Forty years living in a political void has meant Libyan candidates and voters alike were starting from square one in these elections in terms of experience, knowledge and expectations, and it is testimony to Libya’s determination to make their revolution count that the elections went as smoothly as they did. The next test is forming the constitutional commission and drafting a constitution which will determine the shape of Libya’s political future. I am optimistic that Libya will rise to this challenge.
News from Ramallah, which has plunged me into cynicism repeatedly over the years, has transformed my mood into one of unqualified optimism for the first time. Over the past few days, Ramallah has restored my faith in the untiring free spirit of the people of Palestine. It has given me hope. Ramallah, by its own initiative, may have finally secured its place in Palestinian history as something that is, for the first time, not notoriously PA-dependant but rather astoundingly and heroically PA-opposed.
“They’ve occupied your land; don’t let them occupy your minds,” one friend advised me after listening to me speak so despairingly about the current situation in the Gaza Strip and the West Bank. I knew this was a precious piece of advice since one of the reasons I have always thought the status quo looked so unprepossessing is the level of manipulation and ‘mind-control’ deemed necessary not just by the Israeli occupiers but by the various political agencies across the political landscape in Palestine, particularly the Palestinian Authority (PA) which, until very recently, has had quite a sure hold over the minds of Palestinian people, particularly the youth, continuously and falsely feeding them a crudely self-contradictory narrative of an independent Palestinian state soon to be realised in the Gaza Strip and the West Bank while at the same time firmly holding onto the inalienable rights of the Palestinian people, all this of course being conditional, we were told, on keeping the faith with our wise and experienced leadership.
As around 2000 Palestinian prisoners embarked on a mass hunger strike inside Israeli jails, a state of anticipation reigned amongst Palestinians, and it was said time and again that this would be the last straw that broke the camel’s back and that it is about time Palestinians joined the Arab awakening and took action— most likely in the form of, mass mobilization, large-scale demonstrations, and civil disobedience against not only the Israeli occupation but also the PA as the power enabling and facilitating this occupation through their despicable silence and shameless collaboration with the Israeli authorities.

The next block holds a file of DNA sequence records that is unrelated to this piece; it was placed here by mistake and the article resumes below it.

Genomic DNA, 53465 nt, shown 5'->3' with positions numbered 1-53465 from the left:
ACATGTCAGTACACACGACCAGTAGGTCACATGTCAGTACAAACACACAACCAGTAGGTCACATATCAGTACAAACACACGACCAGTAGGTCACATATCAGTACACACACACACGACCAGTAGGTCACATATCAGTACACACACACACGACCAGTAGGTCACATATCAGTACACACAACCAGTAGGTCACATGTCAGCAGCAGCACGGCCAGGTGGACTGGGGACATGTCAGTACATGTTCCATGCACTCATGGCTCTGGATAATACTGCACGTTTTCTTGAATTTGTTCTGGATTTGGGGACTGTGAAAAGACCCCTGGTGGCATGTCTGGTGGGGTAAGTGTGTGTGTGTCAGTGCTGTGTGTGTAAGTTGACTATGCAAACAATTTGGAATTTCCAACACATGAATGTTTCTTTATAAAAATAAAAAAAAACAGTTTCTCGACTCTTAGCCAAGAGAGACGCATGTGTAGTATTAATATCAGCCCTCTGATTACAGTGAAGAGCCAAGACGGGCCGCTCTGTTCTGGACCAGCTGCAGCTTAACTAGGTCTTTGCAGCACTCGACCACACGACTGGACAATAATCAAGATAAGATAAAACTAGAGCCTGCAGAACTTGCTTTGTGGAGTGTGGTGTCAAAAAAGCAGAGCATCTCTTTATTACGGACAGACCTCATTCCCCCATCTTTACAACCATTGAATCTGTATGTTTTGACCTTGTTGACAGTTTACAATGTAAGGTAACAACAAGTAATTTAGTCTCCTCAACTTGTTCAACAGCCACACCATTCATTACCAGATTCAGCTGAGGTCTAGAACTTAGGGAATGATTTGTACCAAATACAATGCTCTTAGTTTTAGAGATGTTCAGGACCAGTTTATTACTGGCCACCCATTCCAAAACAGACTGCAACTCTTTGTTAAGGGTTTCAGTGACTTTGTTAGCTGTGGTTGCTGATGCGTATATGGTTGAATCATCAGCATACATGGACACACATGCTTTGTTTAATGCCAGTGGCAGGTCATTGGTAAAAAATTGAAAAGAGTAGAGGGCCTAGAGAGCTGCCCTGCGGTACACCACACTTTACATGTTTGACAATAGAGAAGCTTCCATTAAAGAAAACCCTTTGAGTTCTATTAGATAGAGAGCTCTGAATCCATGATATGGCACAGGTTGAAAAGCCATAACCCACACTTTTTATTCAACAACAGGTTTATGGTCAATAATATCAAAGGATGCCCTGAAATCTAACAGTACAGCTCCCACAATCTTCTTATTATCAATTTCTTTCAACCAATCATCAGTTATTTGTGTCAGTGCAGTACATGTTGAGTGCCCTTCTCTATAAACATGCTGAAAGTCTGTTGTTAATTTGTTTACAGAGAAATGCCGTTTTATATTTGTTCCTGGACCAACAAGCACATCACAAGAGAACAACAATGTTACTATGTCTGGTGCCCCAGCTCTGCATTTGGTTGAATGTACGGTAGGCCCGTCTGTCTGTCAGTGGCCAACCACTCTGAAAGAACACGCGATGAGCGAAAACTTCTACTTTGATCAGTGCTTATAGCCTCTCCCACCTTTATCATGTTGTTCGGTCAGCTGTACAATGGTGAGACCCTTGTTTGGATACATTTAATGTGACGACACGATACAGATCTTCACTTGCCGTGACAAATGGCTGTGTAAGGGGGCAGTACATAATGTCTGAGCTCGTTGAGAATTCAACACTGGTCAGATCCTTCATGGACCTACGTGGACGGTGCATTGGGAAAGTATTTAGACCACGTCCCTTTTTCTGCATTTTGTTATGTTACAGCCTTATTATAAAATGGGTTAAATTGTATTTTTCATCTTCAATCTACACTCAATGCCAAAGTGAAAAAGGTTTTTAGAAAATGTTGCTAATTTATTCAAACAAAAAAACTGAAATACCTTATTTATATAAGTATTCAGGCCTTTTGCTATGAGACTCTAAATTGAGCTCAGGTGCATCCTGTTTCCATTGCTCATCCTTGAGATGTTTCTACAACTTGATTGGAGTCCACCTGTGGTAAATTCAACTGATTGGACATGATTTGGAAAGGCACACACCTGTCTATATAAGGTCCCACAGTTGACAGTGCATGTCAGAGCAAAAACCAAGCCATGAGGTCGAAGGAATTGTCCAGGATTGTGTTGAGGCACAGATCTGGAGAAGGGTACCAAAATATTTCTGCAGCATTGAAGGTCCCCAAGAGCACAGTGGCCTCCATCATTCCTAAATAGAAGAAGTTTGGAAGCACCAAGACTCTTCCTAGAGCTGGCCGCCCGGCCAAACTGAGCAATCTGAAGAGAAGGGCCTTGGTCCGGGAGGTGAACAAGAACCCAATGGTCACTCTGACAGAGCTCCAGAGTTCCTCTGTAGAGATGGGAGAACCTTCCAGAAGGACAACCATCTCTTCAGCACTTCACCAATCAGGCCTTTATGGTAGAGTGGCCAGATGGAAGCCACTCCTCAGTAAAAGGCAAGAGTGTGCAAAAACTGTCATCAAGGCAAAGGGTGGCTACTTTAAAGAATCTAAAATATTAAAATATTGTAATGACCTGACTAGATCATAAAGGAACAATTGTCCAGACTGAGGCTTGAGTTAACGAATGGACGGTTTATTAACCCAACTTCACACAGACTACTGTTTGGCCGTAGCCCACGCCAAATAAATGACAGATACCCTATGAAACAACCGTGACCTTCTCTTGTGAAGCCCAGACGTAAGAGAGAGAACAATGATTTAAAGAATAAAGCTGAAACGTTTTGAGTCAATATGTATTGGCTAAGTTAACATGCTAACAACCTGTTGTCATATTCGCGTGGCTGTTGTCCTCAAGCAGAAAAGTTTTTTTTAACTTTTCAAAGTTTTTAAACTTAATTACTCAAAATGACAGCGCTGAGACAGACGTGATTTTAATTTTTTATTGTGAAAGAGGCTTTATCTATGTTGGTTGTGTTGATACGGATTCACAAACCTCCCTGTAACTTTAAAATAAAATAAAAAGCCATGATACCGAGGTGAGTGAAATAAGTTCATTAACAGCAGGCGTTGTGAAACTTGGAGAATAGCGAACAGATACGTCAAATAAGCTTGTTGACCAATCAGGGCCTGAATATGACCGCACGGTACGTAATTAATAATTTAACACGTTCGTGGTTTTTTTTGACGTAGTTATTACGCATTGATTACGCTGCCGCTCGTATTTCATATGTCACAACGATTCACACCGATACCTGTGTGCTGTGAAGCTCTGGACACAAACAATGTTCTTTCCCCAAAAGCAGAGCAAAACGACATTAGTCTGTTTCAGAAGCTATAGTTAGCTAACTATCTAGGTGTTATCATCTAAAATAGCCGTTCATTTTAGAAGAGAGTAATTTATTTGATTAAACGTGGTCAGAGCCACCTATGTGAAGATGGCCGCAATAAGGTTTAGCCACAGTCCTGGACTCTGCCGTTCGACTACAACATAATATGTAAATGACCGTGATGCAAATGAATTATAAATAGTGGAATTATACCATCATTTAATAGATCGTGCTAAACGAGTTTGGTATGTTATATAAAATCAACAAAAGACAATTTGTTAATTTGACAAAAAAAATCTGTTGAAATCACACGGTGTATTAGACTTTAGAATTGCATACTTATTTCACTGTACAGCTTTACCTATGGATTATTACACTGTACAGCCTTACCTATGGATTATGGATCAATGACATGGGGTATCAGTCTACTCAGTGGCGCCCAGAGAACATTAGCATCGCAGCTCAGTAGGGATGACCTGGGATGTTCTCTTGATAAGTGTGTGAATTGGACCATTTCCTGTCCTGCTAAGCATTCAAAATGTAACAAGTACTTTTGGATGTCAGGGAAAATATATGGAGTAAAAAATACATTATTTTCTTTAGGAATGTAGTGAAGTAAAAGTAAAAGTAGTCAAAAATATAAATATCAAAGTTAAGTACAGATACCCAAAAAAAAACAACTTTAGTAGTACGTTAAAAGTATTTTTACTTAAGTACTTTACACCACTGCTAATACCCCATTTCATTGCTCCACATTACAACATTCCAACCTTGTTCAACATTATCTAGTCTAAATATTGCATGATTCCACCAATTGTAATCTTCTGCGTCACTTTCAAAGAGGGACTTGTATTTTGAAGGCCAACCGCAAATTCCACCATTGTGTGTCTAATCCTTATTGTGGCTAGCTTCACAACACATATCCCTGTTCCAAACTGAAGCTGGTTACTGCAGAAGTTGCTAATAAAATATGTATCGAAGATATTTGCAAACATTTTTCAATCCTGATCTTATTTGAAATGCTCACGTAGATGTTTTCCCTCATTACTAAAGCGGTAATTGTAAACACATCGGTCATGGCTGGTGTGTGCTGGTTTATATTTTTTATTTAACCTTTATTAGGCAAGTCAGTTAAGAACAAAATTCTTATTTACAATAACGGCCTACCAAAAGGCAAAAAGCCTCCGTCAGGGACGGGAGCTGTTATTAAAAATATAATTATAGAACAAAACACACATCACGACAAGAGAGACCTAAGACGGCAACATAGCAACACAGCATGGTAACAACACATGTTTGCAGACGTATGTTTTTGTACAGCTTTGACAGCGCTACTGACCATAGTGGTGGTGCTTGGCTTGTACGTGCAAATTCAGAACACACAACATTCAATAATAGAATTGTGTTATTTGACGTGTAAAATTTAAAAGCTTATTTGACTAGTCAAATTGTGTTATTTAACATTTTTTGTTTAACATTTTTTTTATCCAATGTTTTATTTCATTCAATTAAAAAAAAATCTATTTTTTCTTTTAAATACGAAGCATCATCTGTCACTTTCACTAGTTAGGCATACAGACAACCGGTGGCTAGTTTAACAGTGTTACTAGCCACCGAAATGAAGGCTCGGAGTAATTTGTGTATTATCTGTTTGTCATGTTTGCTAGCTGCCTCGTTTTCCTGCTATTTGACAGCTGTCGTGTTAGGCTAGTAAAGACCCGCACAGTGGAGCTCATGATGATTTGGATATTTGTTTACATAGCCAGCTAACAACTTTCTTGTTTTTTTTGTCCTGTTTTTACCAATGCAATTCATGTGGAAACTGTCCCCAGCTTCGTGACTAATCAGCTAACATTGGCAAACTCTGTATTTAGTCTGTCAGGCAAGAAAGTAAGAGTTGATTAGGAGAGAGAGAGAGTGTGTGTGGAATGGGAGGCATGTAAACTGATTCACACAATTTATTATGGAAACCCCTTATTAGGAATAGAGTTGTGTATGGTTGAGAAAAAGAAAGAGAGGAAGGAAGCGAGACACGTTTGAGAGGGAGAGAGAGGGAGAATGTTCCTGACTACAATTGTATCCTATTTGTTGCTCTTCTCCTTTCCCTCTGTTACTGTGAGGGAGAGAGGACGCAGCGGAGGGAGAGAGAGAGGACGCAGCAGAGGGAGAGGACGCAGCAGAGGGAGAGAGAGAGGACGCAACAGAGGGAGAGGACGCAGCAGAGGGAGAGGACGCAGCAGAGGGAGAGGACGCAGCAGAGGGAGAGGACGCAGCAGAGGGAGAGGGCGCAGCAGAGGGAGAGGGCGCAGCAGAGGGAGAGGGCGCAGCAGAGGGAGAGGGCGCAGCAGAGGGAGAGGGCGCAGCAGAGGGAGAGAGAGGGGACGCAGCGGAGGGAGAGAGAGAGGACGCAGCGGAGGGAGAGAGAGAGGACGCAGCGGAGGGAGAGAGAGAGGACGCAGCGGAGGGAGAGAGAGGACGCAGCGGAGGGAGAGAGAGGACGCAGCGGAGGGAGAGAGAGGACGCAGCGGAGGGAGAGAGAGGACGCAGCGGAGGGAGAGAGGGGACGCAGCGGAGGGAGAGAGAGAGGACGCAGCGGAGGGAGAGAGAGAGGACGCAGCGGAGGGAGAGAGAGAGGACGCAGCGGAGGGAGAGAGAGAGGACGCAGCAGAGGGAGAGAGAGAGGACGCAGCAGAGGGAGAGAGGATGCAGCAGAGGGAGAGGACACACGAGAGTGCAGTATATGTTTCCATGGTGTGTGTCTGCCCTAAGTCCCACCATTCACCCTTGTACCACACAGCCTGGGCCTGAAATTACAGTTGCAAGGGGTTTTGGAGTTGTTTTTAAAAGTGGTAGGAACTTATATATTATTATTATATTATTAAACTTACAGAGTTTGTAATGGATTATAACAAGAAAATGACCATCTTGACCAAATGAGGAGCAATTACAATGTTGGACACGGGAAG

Behind the Palestinian prisoners’ hunger strikes, some commented, was a lack of faith in the power of the masses on the ground as prisoners took things into their own hands and won the battle all by themselves – this tone was even present in several of the letters written by many of them, in which they appeared to be desperately pleading with their people to take action for them...
As a Palestinian brought up with the heroic images, scenes, anecdotes, and music of the first and second Palestinian intifadas as the high points of the Palestinian struggle against the Israeli occupation, I lost my pride. For a moment, I felt ashamed of being a Palestinian, completely powerless and apathetic in the face of this oppression. “Where are the Palestinians?,” gnashing my teeth, I asked myself time and again.
Then on July 1, protests took place in Ramallah against a scheduled meeting between PA president Mahmoud Abbas and Israeli Vice Prime Minister Shaul Mofaz. Although there has been a growing level of discontent amongst the Palestinians, none would have expected a protest of this kind to take place in Ramallah. That by itself is a huge achievement. One has to acknowledge, though, the folly of the PA president’s decision to meet with an Israeli official as notorious as Mofaz. This created a situation in which Palestinians from various political backgrounds and affiliations united — albeit before it was officially postponed — to stage protests against the meeting.
The brutal crackdown by PA security and intelligence forces has confirmed the widening, deplorable disconnect between the PA president and the youth on the ground. Instead of listening to the youth’s demands, Abbas completely isolates himself in his presidential palace while the people chant against him and the PA’s collaboration with Israel. As a matter of fact, the parallels between the Arab western-backed dictatorships and the PA are striking and unmistakable. However, the PA has become a fully-fledged western-backed dictatorship now, before the state it is meant to rule over has even come into existence.